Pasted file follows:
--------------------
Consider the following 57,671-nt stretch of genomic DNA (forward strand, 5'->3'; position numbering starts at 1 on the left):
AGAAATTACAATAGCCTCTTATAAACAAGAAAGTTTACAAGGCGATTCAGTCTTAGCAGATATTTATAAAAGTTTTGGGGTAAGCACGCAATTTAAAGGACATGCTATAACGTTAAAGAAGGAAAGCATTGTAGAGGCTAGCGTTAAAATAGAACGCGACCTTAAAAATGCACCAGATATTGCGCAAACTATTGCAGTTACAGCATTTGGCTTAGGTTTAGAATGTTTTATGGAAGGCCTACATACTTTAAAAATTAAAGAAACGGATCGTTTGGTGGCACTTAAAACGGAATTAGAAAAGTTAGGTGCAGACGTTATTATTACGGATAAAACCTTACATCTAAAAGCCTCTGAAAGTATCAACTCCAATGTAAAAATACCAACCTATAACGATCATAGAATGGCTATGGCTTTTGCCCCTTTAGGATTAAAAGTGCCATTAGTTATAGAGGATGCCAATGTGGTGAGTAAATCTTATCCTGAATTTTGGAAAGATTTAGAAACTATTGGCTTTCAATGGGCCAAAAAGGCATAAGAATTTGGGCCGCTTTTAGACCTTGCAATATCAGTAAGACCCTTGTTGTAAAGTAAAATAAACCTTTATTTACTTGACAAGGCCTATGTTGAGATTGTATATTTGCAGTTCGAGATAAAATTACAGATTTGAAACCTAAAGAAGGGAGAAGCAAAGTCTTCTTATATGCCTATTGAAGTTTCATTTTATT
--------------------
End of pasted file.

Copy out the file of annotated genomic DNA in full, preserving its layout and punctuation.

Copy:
Consider the following 57,671-nt stretch of genomic DNA (forward strand, 5'->3'; position numbering starts at 1 on the left):
AGAAATTACAATAGCCTCTTATAAACAAGAAAGTTTACAAGGCGATTCAGTCTTAGCAGATATTTATAAAAGTTTTGGGGTAAGCACGCAATTTAAAGGACATGCTATAACGTTAAAGAAGGAAAGCATTGTAGAGGCTAGCGTTAAAATAGAACGCGACCTTAAAAATGCACCAGATATTGCGCAAACTATTGCAGTTACAGCATTTGGCTTAGGTTTAGAATGTTTTATGGAAGGCCTACATACTTTAAAAATTAAAGAAACGGATCGTTTGGTGGCACTTAAAACGGAATTAGAAAAGTTAGGTGCAGACGTTATTATTACGGATAAAACCTTACATCTAAAAGCCTCTGAAAGTATCAACTCCAATGTAAAAATACCAACCTATAACGATCATAGAATGGCTATGGCTTTTGCCCCTTTAGGATTAAAAGTGCCATTAGTTATAGAGGATGCCAATGTGGTGAGTAAATCTTATCCTGAATTTTGGAAAGATTTAGAAACTATTGGCTTTCAATGGGCCAAAAAGGCATAAGAATTTGGGCCGCTTTTAGACCTTGCAATATCAGTAAGACCCTTGTTGTAAAGTAAAATAAACCTTTATTTACTTGACAAGGCCTATGTTGAGATTGTATATTTGCAGTTCGAGATAAAATTACAGATTTGAAACCTAAAGAAGGGAGAAGCAAAGTCTTCTTATATGCCTATTGAAGTTTCATTTTATT